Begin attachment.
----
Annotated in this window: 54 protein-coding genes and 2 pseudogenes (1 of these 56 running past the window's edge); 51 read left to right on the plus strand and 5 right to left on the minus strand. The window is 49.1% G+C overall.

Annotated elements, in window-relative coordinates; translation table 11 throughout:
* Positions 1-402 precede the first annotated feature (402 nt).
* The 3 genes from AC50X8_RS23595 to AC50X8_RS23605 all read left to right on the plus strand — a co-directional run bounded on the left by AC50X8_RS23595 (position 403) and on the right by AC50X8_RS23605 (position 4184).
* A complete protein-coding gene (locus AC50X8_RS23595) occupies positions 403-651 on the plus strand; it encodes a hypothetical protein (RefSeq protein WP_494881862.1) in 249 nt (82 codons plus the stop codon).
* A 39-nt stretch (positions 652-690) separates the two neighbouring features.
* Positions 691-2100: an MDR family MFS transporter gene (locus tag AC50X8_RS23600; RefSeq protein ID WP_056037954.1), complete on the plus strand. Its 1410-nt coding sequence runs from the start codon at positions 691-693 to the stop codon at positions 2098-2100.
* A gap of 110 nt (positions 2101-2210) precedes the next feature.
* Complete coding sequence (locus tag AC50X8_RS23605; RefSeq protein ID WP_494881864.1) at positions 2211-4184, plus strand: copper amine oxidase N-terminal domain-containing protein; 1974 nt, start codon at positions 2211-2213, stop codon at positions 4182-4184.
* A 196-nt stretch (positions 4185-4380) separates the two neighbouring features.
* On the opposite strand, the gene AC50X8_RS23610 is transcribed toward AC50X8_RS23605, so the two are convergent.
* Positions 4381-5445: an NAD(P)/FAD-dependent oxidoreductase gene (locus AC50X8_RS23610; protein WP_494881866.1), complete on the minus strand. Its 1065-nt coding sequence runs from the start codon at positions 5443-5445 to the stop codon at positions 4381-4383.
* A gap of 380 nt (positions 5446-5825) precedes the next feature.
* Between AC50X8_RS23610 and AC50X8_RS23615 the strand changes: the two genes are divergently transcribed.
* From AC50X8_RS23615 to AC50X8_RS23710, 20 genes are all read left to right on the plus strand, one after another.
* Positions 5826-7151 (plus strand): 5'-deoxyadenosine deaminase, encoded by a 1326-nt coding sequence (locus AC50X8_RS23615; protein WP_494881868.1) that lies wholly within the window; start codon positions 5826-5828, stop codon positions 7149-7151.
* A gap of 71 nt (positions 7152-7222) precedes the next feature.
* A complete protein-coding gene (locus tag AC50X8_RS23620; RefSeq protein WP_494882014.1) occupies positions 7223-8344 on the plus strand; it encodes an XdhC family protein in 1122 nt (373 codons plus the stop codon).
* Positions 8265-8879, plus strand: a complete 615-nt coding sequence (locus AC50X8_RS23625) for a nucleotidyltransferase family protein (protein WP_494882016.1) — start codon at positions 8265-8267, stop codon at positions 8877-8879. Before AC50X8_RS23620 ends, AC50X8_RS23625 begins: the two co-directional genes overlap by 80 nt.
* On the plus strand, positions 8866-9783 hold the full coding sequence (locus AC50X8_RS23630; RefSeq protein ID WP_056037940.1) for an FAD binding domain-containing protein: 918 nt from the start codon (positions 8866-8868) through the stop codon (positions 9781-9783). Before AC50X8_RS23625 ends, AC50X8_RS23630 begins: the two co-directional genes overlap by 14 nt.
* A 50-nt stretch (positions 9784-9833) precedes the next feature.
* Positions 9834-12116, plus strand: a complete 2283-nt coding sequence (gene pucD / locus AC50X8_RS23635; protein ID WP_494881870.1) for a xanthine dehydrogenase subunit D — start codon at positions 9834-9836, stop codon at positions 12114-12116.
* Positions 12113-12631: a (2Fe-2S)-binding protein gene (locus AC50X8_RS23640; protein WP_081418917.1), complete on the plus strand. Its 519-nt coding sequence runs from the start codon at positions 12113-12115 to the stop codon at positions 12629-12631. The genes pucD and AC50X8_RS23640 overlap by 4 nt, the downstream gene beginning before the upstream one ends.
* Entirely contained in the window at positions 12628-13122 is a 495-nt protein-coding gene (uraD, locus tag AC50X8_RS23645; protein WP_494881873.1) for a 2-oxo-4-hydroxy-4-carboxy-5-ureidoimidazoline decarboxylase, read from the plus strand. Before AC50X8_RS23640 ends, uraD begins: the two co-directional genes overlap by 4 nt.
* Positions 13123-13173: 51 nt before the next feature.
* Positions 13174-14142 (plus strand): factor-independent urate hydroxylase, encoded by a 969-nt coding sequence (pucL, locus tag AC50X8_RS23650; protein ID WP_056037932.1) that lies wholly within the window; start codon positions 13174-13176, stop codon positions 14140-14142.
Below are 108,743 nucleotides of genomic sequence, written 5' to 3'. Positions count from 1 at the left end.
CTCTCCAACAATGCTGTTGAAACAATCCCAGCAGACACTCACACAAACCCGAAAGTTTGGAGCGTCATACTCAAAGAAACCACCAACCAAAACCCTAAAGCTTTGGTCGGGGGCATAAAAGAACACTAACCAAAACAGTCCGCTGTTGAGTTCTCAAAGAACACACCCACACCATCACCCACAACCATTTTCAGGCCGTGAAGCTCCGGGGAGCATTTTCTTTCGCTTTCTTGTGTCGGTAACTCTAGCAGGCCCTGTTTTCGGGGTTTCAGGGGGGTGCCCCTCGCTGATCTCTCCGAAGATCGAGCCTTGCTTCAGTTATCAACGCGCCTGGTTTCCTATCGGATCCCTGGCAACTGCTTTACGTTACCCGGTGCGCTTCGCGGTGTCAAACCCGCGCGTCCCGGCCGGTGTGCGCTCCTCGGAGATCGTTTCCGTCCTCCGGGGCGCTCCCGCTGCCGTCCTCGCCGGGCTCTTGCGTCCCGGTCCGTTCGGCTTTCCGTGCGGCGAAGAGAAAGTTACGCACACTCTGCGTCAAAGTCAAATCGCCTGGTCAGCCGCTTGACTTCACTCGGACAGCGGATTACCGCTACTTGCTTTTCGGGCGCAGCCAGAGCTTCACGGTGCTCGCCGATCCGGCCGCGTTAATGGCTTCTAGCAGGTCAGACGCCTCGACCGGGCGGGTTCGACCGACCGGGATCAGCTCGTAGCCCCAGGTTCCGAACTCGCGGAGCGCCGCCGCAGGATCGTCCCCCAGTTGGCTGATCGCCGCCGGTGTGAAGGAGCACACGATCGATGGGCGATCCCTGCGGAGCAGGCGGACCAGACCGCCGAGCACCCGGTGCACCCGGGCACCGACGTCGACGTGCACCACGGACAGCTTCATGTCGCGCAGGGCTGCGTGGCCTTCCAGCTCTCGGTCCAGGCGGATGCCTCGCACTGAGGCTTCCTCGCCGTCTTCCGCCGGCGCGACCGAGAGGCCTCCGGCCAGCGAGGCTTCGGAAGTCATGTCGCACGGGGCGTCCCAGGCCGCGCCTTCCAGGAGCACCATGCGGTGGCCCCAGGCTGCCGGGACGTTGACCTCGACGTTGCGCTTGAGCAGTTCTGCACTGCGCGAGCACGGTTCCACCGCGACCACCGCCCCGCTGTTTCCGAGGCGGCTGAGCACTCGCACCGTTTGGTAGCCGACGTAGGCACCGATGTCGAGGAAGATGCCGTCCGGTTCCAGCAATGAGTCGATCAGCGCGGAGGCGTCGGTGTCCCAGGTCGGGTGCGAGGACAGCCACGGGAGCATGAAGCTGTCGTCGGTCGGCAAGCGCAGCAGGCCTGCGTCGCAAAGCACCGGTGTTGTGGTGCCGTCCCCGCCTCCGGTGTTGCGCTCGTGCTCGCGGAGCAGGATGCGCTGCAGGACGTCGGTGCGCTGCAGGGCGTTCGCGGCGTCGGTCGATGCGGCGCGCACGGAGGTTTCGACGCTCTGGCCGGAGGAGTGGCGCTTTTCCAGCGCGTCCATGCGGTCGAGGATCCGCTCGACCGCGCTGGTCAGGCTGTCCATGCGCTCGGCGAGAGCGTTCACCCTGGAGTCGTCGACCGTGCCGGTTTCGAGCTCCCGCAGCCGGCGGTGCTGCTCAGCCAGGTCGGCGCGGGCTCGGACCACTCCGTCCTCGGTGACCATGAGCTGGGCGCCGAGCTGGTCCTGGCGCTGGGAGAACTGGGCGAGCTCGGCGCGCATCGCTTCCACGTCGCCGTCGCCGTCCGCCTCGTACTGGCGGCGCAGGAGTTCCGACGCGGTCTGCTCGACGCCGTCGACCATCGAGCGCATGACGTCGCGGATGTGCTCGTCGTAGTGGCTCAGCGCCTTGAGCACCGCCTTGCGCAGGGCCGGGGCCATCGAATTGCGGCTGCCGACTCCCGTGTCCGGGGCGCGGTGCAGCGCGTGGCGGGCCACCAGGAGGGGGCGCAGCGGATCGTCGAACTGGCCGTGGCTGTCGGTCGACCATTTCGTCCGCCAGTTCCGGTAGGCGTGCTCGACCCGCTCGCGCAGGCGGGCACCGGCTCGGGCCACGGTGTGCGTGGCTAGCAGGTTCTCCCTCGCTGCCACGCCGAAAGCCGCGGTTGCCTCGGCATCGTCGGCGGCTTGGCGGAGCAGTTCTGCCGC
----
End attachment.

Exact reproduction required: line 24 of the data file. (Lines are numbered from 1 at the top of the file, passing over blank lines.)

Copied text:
* Entirely contained in the window at positions 12628-13122 is a 495-nt protein-coding gene (uraD, locus tag AC50X8_RS23645; protein WP_494881873.1) for a 2-oxo-4-hydroxy-4-carboxy-5-ureidoimidazoline decarboxylase, read from the plus strand. Before AC50X8_RS23640 ends, uraD begins: the two co-directional genes overlap by 4 nt.